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am 11. Juni 1999
I loved Joan Anderson's book, what she had to say and the honest, no-frills way she said it. Right from the very beginning where seals appear, I could almost hear the sound track from the movie "Secrets of Roan Inish". If you saw that movie you'll know what I mean. I didn't doubt for a minute that she did indeed work long, hard hours as the only woman in the fish market, manage to get her clamdigger's license, just to make ends meet, and refused to allow any limits to stop her from incredible physical work. She wanted to pay for repairs herself and not rely on her husband, who she decided not to follow when he was transferred out of state. Whatever needed doing she was solely responsible for getting done. Cooking for her nephew's film crew and cast. Setting the rules, after he tried to beat her to it. She managed to stay way under his budget, and earn only minumum wage for herself. Knowing that there was much wisdom and friendship to savor from a frail, elderly woman she stumbled upon in the fog. I'm from her era and could relate perfectly when she described herself as "a good girl". How far you went with your boy friend determined whether you were "good" or "loose", in our day. After a year of thinking about what is important in life, knowing she could chose any path, she made the decision that to me made it all worthwhile. She had the courage to act on her wishes, keeping track in her journal and then luckily for us, shared it in "A Year by the Sea"
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am 23. Oktober 1999
A female friend suggested I read a new book by Joan Anderson if I wanted to get a notion of the female psyche going through a sort of mid-life crisis. Admittedly, there may be a general con- sensus that only males, and then only some of us, experience this life phenomenon, that women some- how don't or, worse, shouldn't. They, in fact, have their own rite of passage...menopause. So, without a lot of enthusiasm, I got my hands on a copy of this autobiographical book and began reading. A Year by the Sea is another in the long line of twentienth century self-help books which present themselves with modern answers to modern dilemmas. The problem with Anderson's book, like so many of its type, is that it presupposes a problem, in fact, creates a problem so that it has something to solve. Anderson makes no sound case in describing a married life that demanded rescuing. She alludes to one or two instances of insensitivity on her husband's part, but even these are not of a magnitude to justify in most people's minds the compelling need to abandon the nest and strike out on one's own. If anything, her marriage may have become stale, or predictable, at least as she briefly describes it. It would seem then that her motivation was questionable, even if her intentions were sincere. The conclusion in the twelve month chronicle comes quickly and is more than a bit unsatisfying. Whether the newly reborn couple will live happily ever after we will never know, at least not based on the 195th page. Anderson's solution to her marital dissatisfaction is to escape to the sea...a primal drive to return to one's roots. What she fails to acknowledge, however, is that in seeking to uncover herself, she cannot bury her past.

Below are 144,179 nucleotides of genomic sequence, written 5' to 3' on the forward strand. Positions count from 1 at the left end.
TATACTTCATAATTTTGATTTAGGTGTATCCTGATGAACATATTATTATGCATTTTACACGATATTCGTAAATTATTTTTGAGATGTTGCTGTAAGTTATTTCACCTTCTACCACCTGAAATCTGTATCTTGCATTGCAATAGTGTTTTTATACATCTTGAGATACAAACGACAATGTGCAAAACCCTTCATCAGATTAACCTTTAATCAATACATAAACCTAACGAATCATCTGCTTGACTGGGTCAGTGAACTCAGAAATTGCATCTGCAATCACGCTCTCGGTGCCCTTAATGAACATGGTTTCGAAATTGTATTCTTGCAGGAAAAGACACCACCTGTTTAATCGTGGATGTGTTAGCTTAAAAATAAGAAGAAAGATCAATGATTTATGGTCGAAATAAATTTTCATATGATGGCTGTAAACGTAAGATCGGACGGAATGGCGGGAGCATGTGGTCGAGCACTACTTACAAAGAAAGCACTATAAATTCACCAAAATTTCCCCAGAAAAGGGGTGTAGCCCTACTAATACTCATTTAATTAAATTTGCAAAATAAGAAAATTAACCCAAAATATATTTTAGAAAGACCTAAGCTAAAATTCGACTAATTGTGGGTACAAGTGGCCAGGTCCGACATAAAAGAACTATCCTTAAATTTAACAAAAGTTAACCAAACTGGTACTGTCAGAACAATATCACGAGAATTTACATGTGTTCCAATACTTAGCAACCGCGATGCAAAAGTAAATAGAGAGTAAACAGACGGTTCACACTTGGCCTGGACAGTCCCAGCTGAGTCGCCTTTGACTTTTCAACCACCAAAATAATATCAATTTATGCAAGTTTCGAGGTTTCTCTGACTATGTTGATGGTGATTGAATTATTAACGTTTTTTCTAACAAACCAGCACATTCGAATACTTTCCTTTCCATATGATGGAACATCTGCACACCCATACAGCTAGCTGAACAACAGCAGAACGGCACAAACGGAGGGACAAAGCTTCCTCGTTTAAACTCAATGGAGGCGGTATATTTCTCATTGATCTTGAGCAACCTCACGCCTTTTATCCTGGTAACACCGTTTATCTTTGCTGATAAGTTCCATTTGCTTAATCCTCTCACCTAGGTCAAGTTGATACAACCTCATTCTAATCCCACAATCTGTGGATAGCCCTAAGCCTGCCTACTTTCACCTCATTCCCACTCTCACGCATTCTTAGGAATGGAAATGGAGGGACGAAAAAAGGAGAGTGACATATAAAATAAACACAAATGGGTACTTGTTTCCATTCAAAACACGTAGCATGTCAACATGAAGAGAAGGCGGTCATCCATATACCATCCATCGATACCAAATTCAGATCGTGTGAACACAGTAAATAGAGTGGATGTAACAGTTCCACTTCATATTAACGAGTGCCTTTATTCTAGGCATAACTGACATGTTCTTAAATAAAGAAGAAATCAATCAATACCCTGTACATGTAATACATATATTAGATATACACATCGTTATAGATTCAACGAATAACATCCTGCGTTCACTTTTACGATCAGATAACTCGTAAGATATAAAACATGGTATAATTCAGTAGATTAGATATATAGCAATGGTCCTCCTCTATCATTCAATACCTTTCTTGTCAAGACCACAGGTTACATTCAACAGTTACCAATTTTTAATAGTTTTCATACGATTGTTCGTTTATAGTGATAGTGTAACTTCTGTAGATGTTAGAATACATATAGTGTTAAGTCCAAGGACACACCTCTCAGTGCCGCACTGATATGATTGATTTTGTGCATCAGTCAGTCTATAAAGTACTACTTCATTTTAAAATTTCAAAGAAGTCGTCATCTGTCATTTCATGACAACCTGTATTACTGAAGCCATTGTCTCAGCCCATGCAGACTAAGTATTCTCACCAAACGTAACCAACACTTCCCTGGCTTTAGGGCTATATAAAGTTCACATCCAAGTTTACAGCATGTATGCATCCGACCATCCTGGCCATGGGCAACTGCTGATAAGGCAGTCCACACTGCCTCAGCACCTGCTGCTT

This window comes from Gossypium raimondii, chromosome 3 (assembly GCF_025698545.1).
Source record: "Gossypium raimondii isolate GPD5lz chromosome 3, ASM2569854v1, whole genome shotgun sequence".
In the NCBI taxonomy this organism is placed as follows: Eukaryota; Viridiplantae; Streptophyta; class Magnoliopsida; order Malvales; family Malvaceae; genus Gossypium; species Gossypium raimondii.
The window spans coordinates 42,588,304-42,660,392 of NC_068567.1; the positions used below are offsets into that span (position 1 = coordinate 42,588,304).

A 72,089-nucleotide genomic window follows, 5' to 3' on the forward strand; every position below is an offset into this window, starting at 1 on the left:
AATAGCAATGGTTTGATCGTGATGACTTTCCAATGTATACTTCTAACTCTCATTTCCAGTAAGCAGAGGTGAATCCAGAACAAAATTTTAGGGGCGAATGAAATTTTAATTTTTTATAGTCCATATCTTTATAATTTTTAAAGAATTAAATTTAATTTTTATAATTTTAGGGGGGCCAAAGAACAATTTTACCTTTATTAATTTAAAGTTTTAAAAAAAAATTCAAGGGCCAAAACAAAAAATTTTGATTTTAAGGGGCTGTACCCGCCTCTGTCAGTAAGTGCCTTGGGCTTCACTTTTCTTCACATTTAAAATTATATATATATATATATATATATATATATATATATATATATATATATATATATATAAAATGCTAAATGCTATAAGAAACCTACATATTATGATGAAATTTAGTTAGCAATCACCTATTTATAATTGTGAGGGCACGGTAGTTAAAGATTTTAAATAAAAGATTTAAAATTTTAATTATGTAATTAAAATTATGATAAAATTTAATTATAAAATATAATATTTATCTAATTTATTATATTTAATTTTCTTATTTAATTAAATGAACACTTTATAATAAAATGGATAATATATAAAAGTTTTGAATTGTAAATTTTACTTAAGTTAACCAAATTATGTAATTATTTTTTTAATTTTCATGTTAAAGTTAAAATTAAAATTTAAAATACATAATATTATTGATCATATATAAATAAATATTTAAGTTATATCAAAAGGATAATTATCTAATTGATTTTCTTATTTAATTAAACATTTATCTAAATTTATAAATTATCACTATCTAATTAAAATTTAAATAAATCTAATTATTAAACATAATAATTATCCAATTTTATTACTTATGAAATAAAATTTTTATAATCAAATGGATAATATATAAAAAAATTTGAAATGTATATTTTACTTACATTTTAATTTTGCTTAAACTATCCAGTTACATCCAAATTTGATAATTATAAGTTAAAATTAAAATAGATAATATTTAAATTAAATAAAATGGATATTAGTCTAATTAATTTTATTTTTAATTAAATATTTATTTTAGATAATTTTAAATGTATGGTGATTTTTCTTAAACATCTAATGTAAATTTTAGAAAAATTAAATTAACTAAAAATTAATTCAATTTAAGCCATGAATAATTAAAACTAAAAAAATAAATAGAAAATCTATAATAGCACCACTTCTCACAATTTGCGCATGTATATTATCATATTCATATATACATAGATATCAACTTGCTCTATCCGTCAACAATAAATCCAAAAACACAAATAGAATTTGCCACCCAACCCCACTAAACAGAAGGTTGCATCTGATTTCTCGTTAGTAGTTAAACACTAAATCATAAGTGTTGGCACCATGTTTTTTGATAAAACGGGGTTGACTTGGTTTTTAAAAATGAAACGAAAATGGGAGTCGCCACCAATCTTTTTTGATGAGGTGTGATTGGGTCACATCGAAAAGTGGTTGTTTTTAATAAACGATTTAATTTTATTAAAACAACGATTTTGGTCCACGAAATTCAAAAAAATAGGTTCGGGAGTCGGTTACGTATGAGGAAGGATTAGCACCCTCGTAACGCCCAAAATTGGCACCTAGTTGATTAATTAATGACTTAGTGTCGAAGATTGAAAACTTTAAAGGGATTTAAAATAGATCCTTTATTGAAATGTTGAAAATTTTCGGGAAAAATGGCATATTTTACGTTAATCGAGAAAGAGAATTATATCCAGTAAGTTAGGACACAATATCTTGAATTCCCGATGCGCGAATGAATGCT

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am 22. November 1999
I recently attended a storytelling evening given by the Marion Foundation with author Joan Anderson. I had no intention of purchasing Joan's book, but came away with such enthusiasm that I did indeed purchase her book, A Year by the Sea... When I opened the book a few days later, I devoted the entire day to completing it...I see this book as a wake up call to males and females to open your hearts and senses to life and its wonders. I could identify with Joan as she speaks about taking risks, laughing at oneself, really looking at nature and taking time for oneself! Life can be exciting and fulfilling when we take time to wonder at the world around us. These are the messages I came away with; I see her book not necessarily about her relationship with her husband, but with herself. I want to pass these messages along to my mother who needs to look around her at the wonders of life, to laugh, to take risks and to love herself.